Education, of the occasional causes of melancholy, may justly challenge the next place (AB: after nursing), for if a man escape a bad nurse, he may be undone by evil bringing up.
The Anatomy of Melancholy
|Raymond Smullyan, a Mathematician, Philosopher and author of several outstanding books of logical puzzles, tells, in one of his books, a revealing story. A friend invited him for dinner. He told Smullyan that his teenage son was crazy about Smullyan's books and could not wait to meet him. The friend warned Smullyan not to mention that he is a Mathematician and that Logic is a part of Mathematics because the young fellow hated Mathematics.|
|Can I do anything?||
A person who abhors reading in general may be suspected of lacking in intelligence, but otherwise, in the absence of further personal data, would likely be judged "normal." A rare person would dislike music as opposed to the one who dislikes a particular kind of music (classic, chamber, pop, country, etc). You would probably be surprised to meet a fellow who feels indiscriminately dizzy at the sight of a painting. Why then has it become an acceptable norm to confess a dislike and misunderstanding of Mathematics as a whole?
|Artisans vs Mathematicians||
If you are a mathematician you surely know what I mean. If you are not, pretend you are, and next time when making a new acquaintance suggest as much. Chances of a response in the spirit of "Oh, really. I have always had problems with math," or "Math was the most difficult subject I ever ..." are overwhelming. Somehow I feel that a biologist would not hear (at least not too often) complaints about biology, and a chemist about chemistry. I am sure of this because the term "math anxiety" has gained a respected position in our vocabulary long ago which may only compare to the position afforded to a more recent "computer illiteracy." But whoever heard or confessed of "biological anxiety" or "chemical illiteracy"?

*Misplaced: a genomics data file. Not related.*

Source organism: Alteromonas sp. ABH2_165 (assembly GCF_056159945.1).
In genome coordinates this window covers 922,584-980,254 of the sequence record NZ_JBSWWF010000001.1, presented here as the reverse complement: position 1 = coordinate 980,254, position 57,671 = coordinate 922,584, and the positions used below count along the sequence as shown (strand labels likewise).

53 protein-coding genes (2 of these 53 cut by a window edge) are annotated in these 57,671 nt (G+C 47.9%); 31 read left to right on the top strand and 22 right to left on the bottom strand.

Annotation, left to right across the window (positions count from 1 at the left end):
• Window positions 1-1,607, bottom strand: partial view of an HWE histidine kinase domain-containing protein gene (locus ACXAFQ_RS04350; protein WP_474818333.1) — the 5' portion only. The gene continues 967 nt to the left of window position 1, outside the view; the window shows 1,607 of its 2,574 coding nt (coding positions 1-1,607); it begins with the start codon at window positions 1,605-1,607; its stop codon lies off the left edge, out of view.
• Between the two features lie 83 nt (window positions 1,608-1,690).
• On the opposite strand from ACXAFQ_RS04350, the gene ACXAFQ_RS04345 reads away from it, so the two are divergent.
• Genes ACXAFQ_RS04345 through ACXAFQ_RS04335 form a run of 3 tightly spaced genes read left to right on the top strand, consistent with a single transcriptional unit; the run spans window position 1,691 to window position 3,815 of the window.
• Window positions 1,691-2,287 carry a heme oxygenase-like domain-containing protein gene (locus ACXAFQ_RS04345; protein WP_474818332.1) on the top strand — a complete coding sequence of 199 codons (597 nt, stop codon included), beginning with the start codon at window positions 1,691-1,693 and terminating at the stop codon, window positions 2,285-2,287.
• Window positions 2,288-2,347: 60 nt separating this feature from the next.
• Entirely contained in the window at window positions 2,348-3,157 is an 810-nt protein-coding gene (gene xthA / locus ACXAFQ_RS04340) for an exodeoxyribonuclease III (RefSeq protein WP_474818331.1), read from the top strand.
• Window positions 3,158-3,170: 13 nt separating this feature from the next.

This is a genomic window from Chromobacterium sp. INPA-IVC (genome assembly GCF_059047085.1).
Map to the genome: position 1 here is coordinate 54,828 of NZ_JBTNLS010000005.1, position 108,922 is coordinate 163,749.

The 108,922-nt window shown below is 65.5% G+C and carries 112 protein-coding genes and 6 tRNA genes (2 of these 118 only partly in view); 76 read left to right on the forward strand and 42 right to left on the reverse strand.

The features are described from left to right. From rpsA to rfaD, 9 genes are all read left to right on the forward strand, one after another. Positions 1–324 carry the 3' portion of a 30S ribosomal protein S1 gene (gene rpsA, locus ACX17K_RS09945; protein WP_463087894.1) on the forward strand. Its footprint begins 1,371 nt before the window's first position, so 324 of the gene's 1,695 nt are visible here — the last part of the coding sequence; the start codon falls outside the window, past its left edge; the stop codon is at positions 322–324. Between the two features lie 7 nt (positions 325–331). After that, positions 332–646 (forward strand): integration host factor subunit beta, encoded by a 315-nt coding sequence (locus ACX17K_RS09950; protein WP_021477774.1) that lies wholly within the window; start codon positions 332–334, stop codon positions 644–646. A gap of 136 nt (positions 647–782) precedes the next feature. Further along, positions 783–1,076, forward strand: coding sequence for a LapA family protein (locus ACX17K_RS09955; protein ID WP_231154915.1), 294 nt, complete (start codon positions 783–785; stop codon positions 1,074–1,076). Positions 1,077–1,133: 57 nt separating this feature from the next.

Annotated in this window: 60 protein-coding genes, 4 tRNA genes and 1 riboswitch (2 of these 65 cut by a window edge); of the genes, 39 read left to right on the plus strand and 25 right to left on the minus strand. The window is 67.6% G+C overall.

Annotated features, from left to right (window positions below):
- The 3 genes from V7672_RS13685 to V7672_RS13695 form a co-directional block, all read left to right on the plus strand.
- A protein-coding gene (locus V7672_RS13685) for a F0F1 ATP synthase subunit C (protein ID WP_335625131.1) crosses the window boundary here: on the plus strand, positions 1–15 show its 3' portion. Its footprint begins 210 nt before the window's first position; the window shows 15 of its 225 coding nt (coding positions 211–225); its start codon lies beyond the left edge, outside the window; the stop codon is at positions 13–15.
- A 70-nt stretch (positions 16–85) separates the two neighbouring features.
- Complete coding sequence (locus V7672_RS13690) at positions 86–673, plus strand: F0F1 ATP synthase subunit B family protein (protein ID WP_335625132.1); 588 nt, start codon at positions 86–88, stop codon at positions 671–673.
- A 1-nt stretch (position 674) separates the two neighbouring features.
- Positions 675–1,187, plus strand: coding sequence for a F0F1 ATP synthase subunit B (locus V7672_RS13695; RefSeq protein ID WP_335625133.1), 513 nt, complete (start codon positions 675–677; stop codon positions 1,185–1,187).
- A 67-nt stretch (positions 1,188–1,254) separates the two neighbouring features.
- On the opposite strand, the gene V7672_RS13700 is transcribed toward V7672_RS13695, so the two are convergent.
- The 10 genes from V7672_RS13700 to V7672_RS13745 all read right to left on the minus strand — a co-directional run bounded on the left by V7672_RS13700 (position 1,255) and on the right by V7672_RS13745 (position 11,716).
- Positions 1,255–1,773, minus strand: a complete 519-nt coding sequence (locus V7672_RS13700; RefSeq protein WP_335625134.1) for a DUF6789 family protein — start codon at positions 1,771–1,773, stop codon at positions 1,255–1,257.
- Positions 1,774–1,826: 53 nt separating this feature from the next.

Two attributes (real or perceived) of Mathematics place it apart from other subjects and sciences. Mathematics is the only deductive science, and Mathematics is pervasive. Mathematics is pervasive and fundamental in the sense that more human activities require at least some math skills than is true of any other field of knowledge. I believe this to be a standard perception. Why is it then that so many people (after having troubles with math in school and learning very little or next to nothing) live their lives happily without missing Mathematics in the least?
|Is math beautiful?||
The answer is simple. You cannot design an efficient engine without good knowledge of Calculus. Still you can drive a car without any understanding of the internal workings of the engine; much less of the mathematics needed to design or build one. In pragmatic terms we need mathematics very rarely, and, when we do, the mathematics we need is mostly trivial. Counting change in a supermarket, mortgage cost, interest on a loan, the best time to start a driving trip, frequent flier mile count, and what else? However, thinking along these lines is a great simplification and injustice towards both Mathematics and the average person. I know for sure that Mathematics may be beautiful. Judging Mathematics by its pragmatic value is like judging symphony by the weight of its score.